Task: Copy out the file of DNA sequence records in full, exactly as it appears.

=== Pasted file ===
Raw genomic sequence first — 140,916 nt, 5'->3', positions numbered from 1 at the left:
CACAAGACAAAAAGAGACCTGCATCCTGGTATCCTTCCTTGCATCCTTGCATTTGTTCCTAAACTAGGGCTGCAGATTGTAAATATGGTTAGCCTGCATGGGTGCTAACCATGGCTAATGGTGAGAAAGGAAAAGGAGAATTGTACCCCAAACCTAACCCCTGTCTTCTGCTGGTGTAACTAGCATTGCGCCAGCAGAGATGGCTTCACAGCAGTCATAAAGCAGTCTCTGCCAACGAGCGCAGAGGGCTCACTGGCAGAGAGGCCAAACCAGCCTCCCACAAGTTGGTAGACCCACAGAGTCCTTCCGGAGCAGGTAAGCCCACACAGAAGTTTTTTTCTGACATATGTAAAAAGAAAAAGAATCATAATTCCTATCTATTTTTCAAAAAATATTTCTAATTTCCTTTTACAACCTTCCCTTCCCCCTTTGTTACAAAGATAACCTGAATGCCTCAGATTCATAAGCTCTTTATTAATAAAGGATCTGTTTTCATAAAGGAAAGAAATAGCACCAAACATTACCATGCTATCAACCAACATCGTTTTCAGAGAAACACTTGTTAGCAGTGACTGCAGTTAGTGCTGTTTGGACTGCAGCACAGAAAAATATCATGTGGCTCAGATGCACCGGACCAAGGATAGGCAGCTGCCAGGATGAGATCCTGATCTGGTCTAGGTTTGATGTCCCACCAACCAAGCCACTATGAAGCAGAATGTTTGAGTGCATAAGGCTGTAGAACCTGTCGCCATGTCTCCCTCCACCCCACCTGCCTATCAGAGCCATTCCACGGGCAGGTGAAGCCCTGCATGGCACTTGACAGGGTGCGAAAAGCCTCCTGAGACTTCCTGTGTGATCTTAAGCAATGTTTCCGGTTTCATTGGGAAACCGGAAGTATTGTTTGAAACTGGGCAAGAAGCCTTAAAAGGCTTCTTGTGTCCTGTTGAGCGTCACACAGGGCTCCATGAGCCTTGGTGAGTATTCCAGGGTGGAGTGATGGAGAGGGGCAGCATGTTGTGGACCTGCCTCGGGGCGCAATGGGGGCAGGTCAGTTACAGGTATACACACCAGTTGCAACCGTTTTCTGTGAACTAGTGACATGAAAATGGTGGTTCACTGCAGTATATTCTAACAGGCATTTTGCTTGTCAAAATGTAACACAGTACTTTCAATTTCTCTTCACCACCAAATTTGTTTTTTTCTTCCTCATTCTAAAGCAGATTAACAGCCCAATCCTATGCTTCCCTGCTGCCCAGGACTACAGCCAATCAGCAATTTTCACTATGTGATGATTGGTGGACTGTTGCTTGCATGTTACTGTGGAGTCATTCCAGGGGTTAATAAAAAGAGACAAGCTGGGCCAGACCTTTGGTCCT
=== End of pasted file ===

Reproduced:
Raw genomic sequence first — 140,916 nt, 5'->3', positions numbered from 1 at the left:
CACAAGACAAAAAGAGACCTGCATCCTGGTATCCTTCCTTGCATCCTTGCATTTGTTCCTAAACTAGGGCTGCAGATTGTAAATATGGTTAGCCTGCATGGGTGCTAACCATGGCTAATGGTGAGAAAGGAAAAGGAGAATTGTACCCCAAACCTAACCCCTGTCTTCTGCTGGTGTAACTAGCATTGCGCCAGCAGAGATGGCTTCACAGCAGTCATAAAGCAGTCTCTGCCAACGAGCGCAGAGGGCTCACTGGCAGAGAGGCCAAACCAGCCTCCCACAAGTTGGTAGACCCACAGAGTCCTTCCGGAGCAGGTAAGCCCACACAGAAGTTTTTTTCTGACATATGTAAAAAGAAAAAGAATCATAATTCCTATCTATTTTTCAAAAAATATTTCTAATTTCCTTTTACAACCTTCCCTTCCCCCTTTGTTACAAAGATAACCTGAATGCCTCAGATTCATAAGCTCTTTATTAATAAAGGATCTGTTTTCATAAAGGAAAGAAATAGCACCAAACATTACCATGCTATCAACCAACATCGTTTTCAGAGAAACACTTGTTAGCAGTGACTGCAGTTAGTGCTGTTTGGACTGCAGCACAGAAAAATATCATGTGGCTCAGATGCACCGGACCAAGGATAGGCAGCTGCCAGGATGAGATCCTGATCTGGTCTAGGTTTGATGTCCCACCAACCAAGCCACTATGAAGCAGAATGTTTGAGTGCATAAGGCTGTAGAACCTGTCGCCATGTCTCCCTCCACCCCACCTGCCTATCAGAGCCATTCCACGGGCAGGTGAAGCCCTGCATGGCACTTGACAGGGTGCGAAAAGCCTCCTGAGACTTCCTGTGTGATCTTAAGCAATGTTTCCGGTTTCATTGGGAAACCGGAAGTATTGTTTGAAACTGGGCAAGAAGCCTTAAAAGGCTTCTTGTGTCCTGTTGAGCGTCACACAGGGCTCCATGAGCCTTGGTGAGTATTCCAGGGTGGAGTGATGGAGAGGGGCAGCATGTTGTGGACCTGCCTCGGGGCGCAATGGGGGCAGGTCAGTTACAGGTATACACACCAGTTGCAACCGTTTTCTGTGAACTAGTGACATGAAAATGGTGGTTCACTGCAGTATATTCTAACAGGCATTTTGCTTGTCAAAATGTAACACAGTACTTTCAATTTCTCTTCACCACCAAATTTGTTTTTTTCTTCCTCATTCTAAAGCAGATTAACAGCCCAATCCTATGCTTCCCTGCTGCCCAGGACTACAGCCAATCAGCAATTTTCACTATGTGATGATTGGTGGACTGTTGCTTGCATGTTACTGTGGAGTCATTCCAGGGGTTAATAAAAAGAGACAAGCTGGGCCAGACCTTTGGTCCT